Warning: Mixing alcohol with anti-anxiety drugs – a deadly cocktail!


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The danger is found in drugs’ effect on GABA receptors.

Drugs like alcohol, barbiturates, and benzodiazepines all seems to affect the same target – the major inhibitory neurotransmitter GABA. Neurons containing GABA KSM crack series still lifes 2receptors are very common in the nervous system and their function is to inhibit other neurons. One such receptor that is affected by GABA is the GABAa receptor that contains chloride channels. When the receptor is excited, an influx of Cl ions takes place, increasing the negative charge on the inside – hyperpolarization – making initiation, or propagation of an action potential much more difficult. However, this GABAa receptor has not only a binding site for GABA, but two other binding sites as well. One is the sedative-hypnotic site, the other is the anxiety site. That’s why it is possible that both sedative-hypnotic drugs (alcohol and barbiturates) and antianxiety drugs (benzodiazepines) can bind to the same receptor, amplifying their effects. Sedative-hypnotic drugs (alcohol or barbiturates) have precisely this effect -making it hard for action potential to take place and, therefore, sedating the body and affecting bodily functions. Antianxiety drugs (benzodiazepines) enhance binding effects of GABA and so alcohol, or barbiturates will have an even stronger sedative effect, possibly leading to coma, or even death.

The threat of mixing drugs and alcohol is not just a myth, it is a deadly cocktail that you don’t want to be experimenting with.


8 comments for “Warning: Mixing alcohol with anti-anxiety drugs – a deadly cocktail!

  1. June 17, 2009 at 11:25 pm

    Does Cl- stand for Cl electrons? And if yes, are these electrons unstable?

  2. Dima
    June 19, 2009 at 12:10 pm

    Cl- stands for chlorine ions (how silly of me to put it this way indeed).

    I wouldn’t say they are unstable. This is merely the flow of ions in response to a stimulus.

    Each and every neuron is covered by a membrane. This membrane maintains an electrical gradient – a slight difference in electrical charge between the inside and outside of the cell. However this membrane is flexible and has gates/channels that allow the flow of certain chemicals inside/outside, so that the electrical gradient is maintained.

    In the absence of any outside disturbance, the inside of the neuron is slightly polarized (difference in electrical charge). More specifically, the inside of the neuron has a negative electrical potential, compared to the outside. This undisturbed state is called resting potential. This resting potential is much needed, because it allows the neuron to respond rapidly to a stimulus. Any sort of excitation causes the neuron to open its channels.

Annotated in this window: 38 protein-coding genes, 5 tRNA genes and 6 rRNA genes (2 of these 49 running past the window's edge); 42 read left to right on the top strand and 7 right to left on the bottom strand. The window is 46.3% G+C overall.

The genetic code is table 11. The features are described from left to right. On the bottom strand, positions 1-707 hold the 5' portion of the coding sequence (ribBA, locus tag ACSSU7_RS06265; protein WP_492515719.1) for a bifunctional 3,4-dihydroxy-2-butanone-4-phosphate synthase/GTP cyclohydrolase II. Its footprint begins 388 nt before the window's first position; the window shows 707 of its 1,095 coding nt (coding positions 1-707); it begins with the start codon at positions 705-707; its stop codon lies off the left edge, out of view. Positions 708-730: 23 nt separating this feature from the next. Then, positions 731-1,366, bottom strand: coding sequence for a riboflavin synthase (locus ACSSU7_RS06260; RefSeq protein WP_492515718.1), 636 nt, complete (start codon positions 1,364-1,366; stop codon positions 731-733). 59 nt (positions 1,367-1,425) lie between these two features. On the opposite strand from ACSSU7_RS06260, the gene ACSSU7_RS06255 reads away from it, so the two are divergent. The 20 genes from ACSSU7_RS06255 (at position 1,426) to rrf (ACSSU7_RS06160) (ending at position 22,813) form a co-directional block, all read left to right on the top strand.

GABAa receptors, in particular, contain Chloride channels, that allow the passage of Chloride ions in and out of the cell. When excited, the cell opens these Cl channels and allows the inflow of Chloride ions, increasing the negative charge inside the cell – hyperpolarization.

    When a neuron initiates reaction to a stimulus it is through a propagation of an action potential. An action potential occurs when the neuron is depolarized (the slight negative charge inside the neuron is depolarized towards zero, until a threshold of excitation is reached, at which point the neuron fires rapidly to a positive charge). Again, we need depolarization in order to have action potential. If the cell is hyperpolarized (which is cause by antianxiety drugs like Valium, for example) the cell will not react. That is why overdose can lead to coma, or death.

    I hope that was helpful, instead of confusing.

  3. June 19, 2009 at 10:45 pm

    That was really helpful. Thank you! :)

  4. Martha
    March 29, 2011 at 8:22 pm

    If this is possible, given that alcohol is available to anyone pretty much, then it seems that the drugs that cause death when mixed with it should be illegal.

  5. Dima
    April 10, 2011 at 9:19 am

    There are many people who have legitimate medical reasons to use those anti-anxiety drugs. I’m afraid making those drugs illegal will cause more harm than good. People need to be aware of the potential risks and make good decisions.

  6. Trish
    August 17, 2011 at 11:45 am

    My daughter of 20 years passed away 3 1/2 weeks ago because of this combination. She was only 4’11″ and took her prescribed dosage of anti-anxiety medication but had some drinks that night. Her small body couldn’t take it. She went to bed and never woke up. Take the above information seriously please. It’s not just fear mongering talk, it’s real.

  7. Dima
    August 17, 2011 at 12:16 pm

    Dear Trish, I am very sorry for your loss.
    It is admirable that you are trying to educate people and help them take this message seriously. Stay strong!

  8. Stephanie Pearce
    April 14, 2013 at 3:18 pm

    My husband passed away at the age of 57. The autopsy could not determine an immediate cause of death, though it did reveal stenosing coronary arteriosclerosis and an old myocardial infarct. It was only two months later when I got the toxicology report that I found out what I believe caused his death. There was alcohol and benzodiazepine in my husband’s system at the time of death. For years my husband had been using Xanax. He was also a functioning alcoholic. I tried for years to get him to stop drinking but his one attempt at AA was not successful. Though he was responsible for the choices he made, my husband was badly served by a doctor who routinely prescribed Xanax without requiring an office visit, and without asking any questions about my husband’s drinking habits and/or family history of addiction (my husband’s family is filled with alcoholics and drug addicts).

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